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Welcome to my blog.  This is a creative space where I document my love of beauty and wellness, adventures in travel and a little life advice sprinkled in.  Thanks for visiting!

- Amy

Maybe You're Wrong

Maybe You're Wrong

So as I may have mentioned in a past post, this is the year of Love and Relationships (and Health and Fitness, and The Novel). As part of my dedication to this, I’m taking risks and getting uncomfortable in love. I’m trying new things, allowing myself to be inconvenienced (something I realllllly try to avoid), letting go of what others think, and releasing preconceived ideas about what love looks like in my life and who my person is.

As part of this intention, I recently reconnected with one of my exes. We broke up seven years ago and we’ve been very lightly in touch for a few years. Nothing too wild - just casual friendly texting. And last month we finally had the “why are we still in touch after all of these years?” talk. I prompted the talk because of my 2019 intention around love and taking risks. Gulp.

Fast forward several weeks, and we decided to meet for a weekend away from either of our hometowns (we live 3,000 miles apart) and just talk. We instinctively knew we needed more time together than just a drink at a bar. It had been years at this point since our breakup and we both had grown and changed in our own ways. Maybe we would be a fit today. Maybe we wouldn’t. We just wanted time to be together in a spirit of curiosity, grace and openness. So that’s what we did. Worst case, we closed some old chapters and had answers. Best case…a lifetime of love.

The weekend just happened, so I can’t tell you how this story ends.

But I do want to share something that happened during the weekend with you. You know I’m always looking for the lessons. The things beyond the “things” that teach us how to live, love and communicate. Here’s what happened:

When we broke up all those years ago, we had “the breakup talk” and we both stated why we wanted the relationship to end. I don’t remember every word - it was so long ago and I was blacking out with sadness and shock - but there was one comment during our talk that never left my mind. He said he resented the amount of work and stress our puppy had created. We had gotten a puppy just a few months before the breakup.

Who breaks up over a puppy?? Besides, I had done 100% of the work taking care of her and raising her for those first few months that we had her. That wasn’t the reason for the breakup, of course, just one of many reasons. So I moved on with my life but when the breakup would come up - as it inevitably would when talking with friends or new boyfriends - I would mention the puppy comment. I spent seven years nursing that emotional cut. As soon as it would heal, I’d go ahead and open it again. Whenever I thought about the breakup, I’d immediately default to that statement about the puppy. That wound of a statement.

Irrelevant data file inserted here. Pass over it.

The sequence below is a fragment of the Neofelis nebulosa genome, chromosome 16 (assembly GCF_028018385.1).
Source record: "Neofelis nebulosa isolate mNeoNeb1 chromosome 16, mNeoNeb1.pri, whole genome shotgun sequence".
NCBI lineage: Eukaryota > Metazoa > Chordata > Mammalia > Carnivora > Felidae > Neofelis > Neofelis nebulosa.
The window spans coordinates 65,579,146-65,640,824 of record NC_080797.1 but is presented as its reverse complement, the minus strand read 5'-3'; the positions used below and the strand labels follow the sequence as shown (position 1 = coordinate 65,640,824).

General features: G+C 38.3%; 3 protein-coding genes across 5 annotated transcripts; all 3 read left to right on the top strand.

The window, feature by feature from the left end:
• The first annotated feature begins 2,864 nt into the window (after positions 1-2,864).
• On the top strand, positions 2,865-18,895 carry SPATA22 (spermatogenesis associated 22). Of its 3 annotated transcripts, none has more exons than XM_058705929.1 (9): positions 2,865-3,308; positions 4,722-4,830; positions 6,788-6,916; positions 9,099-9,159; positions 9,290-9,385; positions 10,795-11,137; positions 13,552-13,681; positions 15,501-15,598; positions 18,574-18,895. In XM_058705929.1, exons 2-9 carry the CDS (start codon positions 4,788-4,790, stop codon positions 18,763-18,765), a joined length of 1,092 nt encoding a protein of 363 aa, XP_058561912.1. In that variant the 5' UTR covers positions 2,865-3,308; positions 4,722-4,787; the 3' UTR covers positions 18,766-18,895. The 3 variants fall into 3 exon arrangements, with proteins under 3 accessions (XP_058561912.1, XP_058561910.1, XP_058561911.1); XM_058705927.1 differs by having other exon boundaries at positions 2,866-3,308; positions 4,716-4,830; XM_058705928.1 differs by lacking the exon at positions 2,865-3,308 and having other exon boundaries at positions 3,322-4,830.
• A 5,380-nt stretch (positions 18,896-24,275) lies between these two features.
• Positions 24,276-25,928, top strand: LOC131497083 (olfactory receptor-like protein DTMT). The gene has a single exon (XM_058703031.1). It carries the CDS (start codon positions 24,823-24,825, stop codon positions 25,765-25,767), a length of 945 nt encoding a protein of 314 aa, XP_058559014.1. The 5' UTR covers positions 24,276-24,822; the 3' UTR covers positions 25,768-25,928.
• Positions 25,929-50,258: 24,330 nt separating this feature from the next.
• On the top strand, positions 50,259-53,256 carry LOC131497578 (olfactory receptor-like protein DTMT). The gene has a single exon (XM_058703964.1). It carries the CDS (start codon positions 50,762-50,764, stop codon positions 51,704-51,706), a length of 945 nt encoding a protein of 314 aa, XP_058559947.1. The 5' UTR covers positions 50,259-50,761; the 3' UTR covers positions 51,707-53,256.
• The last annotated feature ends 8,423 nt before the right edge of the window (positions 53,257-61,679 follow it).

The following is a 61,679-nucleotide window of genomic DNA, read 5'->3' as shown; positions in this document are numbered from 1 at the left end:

Fast forward to today. We’re away for the weekend, talking about a multitude of things - past and present - and he brings up the puppy. He reminds me that right when we got the puppy, I unexpectedly had to go out of town for work and family reasons for WEEKS. I got a puppy then left him alone with her for weeks.

Here’s what’s crazy. I didn’t remember that. At all. Zero memory of leaving him with a brand new puppy for weeks. And I like to think of myself as a very smart, detail oriented person who remembers things. How had I completely forgotten this happened? Who knows, but I did.

You guys, I had spent SEVEN YEARS carrying around this little thorn in my heart about a comment that actually had some truth to it. I want to be clear, this isn’t about a breakup talk and a comment about a puppy. It’s about the fact that I was certain that I remembered everything perfectly and that I had single-handedly, 100% cared for her every moment since we got her. And I was wrong.

Has it ever occurred to you that you could be wrong? There could be something you’re upset about now, or an old wound you’ve let take up residency in your soul for hours, days, weeks, months or even years. And maybe, just maybe, you’re wrong. Maybe your memory isn’t perfect or maybe you don’t know the whole story.

It’s not easy to admit you’re wrong, but it feels so good to let old wounds heal up and reclaim a little piece of your soul.

Fear Is a Feature, Not a Flaw

Fear Is a Feature, Not a Flaw

Choosing What Matters

Choosing What Matters